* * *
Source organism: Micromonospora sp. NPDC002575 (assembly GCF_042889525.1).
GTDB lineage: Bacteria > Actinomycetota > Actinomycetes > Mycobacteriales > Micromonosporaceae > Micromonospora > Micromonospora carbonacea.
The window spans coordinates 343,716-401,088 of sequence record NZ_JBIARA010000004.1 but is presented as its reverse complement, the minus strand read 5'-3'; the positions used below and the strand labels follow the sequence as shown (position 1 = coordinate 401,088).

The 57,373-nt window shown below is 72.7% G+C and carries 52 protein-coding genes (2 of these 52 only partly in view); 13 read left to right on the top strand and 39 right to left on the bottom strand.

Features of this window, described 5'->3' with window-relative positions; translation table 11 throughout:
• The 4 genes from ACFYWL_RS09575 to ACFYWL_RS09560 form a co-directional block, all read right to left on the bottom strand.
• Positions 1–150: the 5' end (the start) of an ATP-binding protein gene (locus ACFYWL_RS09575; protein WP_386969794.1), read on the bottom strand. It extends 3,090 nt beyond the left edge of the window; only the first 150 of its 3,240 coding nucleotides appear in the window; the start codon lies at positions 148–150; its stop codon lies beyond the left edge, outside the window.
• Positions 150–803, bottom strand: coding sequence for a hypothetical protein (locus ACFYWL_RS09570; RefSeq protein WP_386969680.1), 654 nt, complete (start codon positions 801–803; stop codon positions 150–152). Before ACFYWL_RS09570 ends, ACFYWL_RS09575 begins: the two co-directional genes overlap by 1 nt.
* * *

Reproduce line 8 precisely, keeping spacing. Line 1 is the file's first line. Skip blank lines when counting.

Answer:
• Positions 150–803, bottom strand: coding sequence for a hypothetical protein (locus ACFYWL_RS09570; RefSeq protein WP_386969680.1), 654 nt, complete (start codon positions 801–803; stop codon positions 150–152). Before ACFYWL_RS09570 ends, ACFYWL_RS09575 begins: the two co-directional genes overlap by 1 nt.